NVMe-over-Fabrics (NVMe-oF) is the new standard for accessing storage across a network. Pure Storage recently announced the all-NVMe FlashArray//X. At FMS, AccelStor announced its second-generation all-NVMe AccelStor NeoSapphire H810 array. E8 Storage and Kaminario also announced NVMe-based arrays.

Micron discussed its Solid Scale scale-out all-flash array with us. Solid Scale is based on Micron’s new NVMe 9200 SSDs and Excelero’s NVMesh software. NVMesh creates a server SAN using the same underlying technology as NVMe-oF. In the case of Solid Scale, the servers are dedicated storage nodes.

Other vendors told us about their forthcoming NVMe and NVMe-oF arrays. In every case, these products will deliver substantial improvements in latency and throughput compared to existing all-flash arrays, and should deliver millions of IOPS.

Photo of Gen-Z Chassis

Gen-Z Concept Chassis

Flash Memory Trend #4: The future is data centric, not processor centric. Ongoing advances in flash memory and storage class memory are vitally important, yet they introduce new challenges for storage system designers and data center architects. Although NVMe over PCIe can deliver 10x improvements in some storage metrics, PCIe is already a bottleneck that limits overall system performance.

We ultimately need a new data access technology, one that will enable much higher performance. Gen-Z promises to be exactly that. Gen-Z is “an open systems interconnect that enables memory access to data and devices via direct-attached, switched, or fabric topologies. This means Gen-Z will allow any device to communicate with any other device as if it were communicating with its local memory.”

Photo of Barry McAuliffe of HPE and Kurtis Bowman of Dell EMC

Barry McAuliffe (HPE) and Kurtis Bowman (Dell EMC)

I spent a couple hours with the Gen-Z Consortium folks and came away impressed. The consortium is working to enable a composable infrastructure in which every type of performance resource becomes a virtualized pool that can be allocated to tasks as needed. The technology was ready to be demonstrated in an FPGA-based implementation, but a fire in the exhibit hall prevented access. Instead, we saw a conceptual representation of a Gen-Z based system.

The Gen-Z Consortium is creating an open interconnect technology on top of which participating organizations can innovate. There are already more than 40 participating organizations including Dell EMC, HPE, Huawei, IBM, Broadcom and Mellanox. I found it refreshing to observe staff from HPE (Barry McAuliffe, VP and Secretary of Gen-Z) and Dell EMC (Kurtis Bowman, President of Gen-Z) working together to advance this data centric architecture.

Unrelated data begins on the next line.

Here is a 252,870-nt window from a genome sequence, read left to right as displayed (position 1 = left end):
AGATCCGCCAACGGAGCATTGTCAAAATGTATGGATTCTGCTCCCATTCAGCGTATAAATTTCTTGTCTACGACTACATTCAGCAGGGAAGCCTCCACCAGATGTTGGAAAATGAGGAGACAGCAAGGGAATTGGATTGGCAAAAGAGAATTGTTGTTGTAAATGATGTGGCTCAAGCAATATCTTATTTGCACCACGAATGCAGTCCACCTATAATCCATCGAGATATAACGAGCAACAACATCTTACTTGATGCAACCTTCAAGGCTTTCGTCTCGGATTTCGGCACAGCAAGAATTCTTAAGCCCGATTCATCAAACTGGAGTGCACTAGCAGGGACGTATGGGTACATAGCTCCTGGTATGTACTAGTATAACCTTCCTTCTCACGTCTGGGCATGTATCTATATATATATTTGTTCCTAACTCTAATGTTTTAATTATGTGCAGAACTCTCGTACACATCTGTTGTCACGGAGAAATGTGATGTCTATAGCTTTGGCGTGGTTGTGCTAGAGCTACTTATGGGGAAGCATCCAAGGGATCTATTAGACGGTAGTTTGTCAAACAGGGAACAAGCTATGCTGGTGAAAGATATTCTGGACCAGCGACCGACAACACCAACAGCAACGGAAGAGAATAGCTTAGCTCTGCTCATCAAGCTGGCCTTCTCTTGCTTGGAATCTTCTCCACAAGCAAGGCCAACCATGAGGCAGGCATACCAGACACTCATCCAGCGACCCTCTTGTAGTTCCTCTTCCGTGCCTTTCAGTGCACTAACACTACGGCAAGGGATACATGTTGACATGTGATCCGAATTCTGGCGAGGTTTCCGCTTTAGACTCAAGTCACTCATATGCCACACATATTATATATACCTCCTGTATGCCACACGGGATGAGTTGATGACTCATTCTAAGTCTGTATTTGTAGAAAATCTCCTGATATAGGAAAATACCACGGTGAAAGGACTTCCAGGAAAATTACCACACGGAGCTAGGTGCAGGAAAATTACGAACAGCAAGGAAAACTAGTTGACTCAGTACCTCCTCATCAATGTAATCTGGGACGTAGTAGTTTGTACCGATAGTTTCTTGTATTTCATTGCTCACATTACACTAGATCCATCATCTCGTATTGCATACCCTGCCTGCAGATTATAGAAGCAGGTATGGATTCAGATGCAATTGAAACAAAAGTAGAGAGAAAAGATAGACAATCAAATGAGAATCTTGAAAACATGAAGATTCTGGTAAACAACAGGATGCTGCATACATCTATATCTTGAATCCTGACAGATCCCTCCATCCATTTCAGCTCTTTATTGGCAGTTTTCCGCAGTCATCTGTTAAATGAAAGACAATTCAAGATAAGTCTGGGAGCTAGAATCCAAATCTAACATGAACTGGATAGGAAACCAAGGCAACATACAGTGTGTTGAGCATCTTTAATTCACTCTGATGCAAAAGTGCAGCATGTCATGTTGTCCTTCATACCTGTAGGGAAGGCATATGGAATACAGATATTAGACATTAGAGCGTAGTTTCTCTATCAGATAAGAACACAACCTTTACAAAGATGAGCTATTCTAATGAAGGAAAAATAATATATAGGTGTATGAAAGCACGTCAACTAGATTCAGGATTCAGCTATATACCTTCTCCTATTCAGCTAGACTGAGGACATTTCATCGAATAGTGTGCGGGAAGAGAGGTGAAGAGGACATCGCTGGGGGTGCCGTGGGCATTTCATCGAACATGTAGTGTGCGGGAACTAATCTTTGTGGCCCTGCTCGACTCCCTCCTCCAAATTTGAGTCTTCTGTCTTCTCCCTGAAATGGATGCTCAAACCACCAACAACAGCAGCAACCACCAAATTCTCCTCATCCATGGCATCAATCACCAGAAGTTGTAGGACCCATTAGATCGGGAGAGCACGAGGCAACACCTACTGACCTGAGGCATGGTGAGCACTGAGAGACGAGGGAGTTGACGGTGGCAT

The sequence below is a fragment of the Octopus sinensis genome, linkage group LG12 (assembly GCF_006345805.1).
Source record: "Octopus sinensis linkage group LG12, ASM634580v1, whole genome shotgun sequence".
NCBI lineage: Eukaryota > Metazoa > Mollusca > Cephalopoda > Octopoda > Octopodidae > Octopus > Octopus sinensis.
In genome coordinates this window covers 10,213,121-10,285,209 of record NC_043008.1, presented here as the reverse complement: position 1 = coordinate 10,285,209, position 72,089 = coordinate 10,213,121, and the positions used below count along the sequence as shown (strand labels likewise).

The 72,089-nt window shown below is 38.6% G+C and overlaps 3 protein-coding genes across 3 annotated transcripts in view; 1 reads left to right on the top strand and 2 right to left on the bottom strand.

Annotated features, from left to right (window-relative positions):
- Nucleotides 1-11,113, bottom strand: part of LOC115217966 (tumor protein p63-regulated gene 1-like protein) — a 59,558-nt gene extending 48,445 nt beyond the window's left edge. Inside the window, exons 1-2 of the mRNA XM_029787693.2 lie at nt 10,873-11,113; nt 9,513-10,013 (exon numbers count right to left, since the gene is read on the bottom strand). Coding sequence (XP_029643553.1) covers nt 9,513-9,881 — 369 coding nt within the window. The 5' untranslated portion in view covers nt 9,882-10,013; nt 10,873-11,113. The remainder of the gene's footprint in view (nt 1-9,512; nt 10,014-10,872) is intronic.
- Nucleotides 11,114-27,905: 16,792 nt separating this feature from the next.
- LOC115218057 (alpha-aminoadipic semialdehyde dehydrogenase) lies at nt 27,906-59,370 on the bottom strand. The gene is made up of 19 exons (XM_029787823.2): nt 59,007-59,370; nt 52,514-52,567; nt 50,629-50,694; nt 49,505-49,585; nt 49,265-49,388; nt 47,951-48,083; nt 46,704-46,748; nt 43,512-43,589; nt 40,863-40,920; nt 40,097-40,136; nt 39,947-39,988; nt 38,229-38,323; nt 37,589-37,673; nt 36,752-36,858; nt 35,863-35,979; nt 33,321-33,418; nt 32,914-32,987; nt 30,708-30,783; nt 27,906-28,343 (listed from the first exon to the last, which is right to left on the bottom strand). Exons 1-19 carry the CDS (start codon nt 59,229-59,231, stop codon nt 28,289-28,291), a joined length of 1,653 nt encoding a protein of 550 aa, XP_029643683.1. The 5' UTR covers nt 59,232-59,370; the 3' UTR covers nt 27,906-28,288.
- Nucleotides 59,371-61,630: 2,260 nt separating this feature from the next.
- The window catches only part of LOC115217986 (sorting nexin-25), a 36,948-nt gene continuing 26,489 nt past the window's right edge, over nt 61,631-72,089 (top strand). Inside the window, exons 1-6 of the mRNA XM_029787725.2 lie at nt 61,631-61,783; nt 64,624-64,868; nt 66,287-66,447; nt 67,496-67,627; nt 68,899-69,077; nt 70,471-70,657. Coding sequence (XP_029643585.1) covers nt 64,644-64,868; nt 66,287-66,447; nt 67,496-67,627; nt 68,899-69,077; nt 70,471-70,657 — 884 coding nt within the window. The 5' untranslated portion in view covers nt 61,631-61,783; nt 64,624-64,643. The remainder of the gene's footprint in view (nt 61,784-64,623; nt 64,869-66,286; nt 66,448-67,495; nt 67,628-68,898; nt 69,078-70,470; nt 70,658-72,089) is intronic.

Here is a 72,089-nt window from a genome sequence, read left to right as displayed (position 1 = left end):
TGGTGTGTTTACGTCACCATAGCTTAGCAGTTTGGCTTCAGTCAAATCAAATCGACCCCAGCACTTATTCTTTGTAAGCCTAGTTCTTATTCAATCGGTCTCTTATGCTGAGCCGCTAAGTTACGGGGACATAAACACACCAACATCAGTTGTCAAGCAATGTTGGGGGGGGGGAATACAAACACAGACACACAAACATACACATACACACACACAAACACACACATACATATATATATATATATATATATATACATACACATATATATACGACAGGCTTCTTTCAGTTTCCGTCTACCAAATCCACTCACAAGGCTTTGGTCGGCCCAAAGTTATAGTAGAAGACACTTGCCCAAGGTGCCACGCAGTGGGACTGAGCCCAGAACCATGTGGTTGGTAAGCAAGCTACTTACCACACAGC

Implications of These Flash Memory Trends for Enterprise IT

Vendors are shipping storage class memory products today, with more to come by the end of the year. Flash memory manufacturers continue to innovate, and will extend the viability of flash memory as a core data center technology for at least another five years. NVMe and NVMe-oF are real today, and are key technologies for the next generation of storage systems.

Enterprise technologists should plan 2017 through 2020 technology refreshes around NVMe and NVMe-oF. Data center architects and application owners should seek 10:1 improvements in performance, and a similar jump in data center efficiency.

Beyond 2020, enterprise technologists should plan their technology refreshes around a composable data centric architecture. Data center architects should track the development of the Gen-Z ecosystem as a possible foundation for their next-generation data centers.

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Ken Clipperton

About Ken Clipperton

Ken Clipperton is a Managing Analyst at DCIG, a group of analysts with IT industry expertise who provide informed, insightful, third party analysis and commentary on IT hardware, software and services. Within the data center, DCIG has a special focus on the enterprise data storage and electronically stored information (ESI) industries.